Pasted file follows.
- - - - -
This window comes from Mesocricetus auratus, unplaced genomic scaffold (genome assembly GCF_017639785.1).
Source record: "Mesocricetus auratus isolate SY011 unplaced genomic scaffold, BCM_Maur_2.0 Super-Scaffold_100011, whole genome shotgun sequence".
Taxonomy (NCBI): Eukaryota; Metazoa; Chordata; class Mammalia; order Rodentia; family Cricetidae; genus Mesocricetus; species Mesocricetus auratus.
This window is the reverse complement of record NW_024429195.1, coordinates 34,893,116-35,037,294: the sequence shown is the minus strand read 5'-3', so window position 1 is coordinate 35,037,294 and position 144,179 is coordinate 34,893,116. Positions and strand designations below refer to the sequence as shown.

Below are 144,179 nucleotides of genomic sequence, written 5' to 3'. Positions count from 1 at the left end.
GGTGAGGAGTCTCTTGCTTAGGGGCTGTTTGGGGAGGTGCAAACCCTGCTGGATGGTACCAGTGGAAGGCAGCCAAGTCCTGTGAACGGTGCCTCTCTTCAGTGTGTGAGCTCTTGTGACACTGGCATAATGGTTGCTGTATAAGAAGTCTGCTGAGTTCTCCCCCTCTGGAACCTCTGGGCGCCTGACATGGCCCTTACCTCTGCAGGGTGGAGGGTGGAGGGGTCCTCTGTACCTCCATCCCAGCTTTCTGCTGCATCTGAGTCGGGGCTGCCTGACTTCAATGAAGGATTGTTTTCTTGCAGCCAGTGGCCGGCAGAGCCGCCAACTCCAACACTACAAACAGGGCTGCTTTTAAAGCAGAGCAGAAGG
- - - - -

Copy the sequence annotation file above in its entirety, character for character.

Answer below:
This window comes from Mesocricetus auratus, unplaced genomic scaffold (genome assembly GCF_017639785.1).
Source record: "Mesocricetus auratus isolate SY011 unplaced genomic scaffold, BCM_Maur_2.0 Super-Scaffold_100011, whole genome shotgun sequence".
Taxonomy (NCBI): Eukaryota; Metazoa; Chordata; class Mammalia; order Rodentia; family Cricetidae; genus Mesocricetus; species Mesocricetus auratus.
This window is the reverse complement of record NW_024429195.1, coordinates 34,893,116-35,037,294: the sequence shown is the minus strand read 5'-3', so window position 1 is coordinate 35,037,294 and position 144,179 is coordinate 34,893,116. Positions and strand designations below refer to the sequence as shown.

Below are 144,179 nucleotides of genomic sequence, written 5' to 3'. Positions count from 1 at the left end.
GGTGAGGAGTCTCTTGCTTAGGGGCTGTTTGGGGAGGTGCAAACCCTGCTGGATGGTACCAGTGGAAGGCAGCCAAGTCCTGTGAACGGTGCCTCTCTTCAGTGTGTGAGCTCTTGTGACACTGGCATAATGGTTGCTGTATAAGAAGTCTGCTGAGTTCTCCCCCTCTGGAACCTCTGGGCGCCTGACATGGCCCTTACCTCTGCAGGGTGGAGGGTGGAGGGGTCCTCTGTACCTCCATCCCAGCTTTCTGCTGCATCTGAGTCGGGGCTGCCTGACTTCAATGAAGGATTGTTTTCTTGCAGCCAGTGGCCGGCAGAGCCGCCAACTCCAACACTACAAACAGGGCTGCTTTTAAAGCAGAGCAGAAGG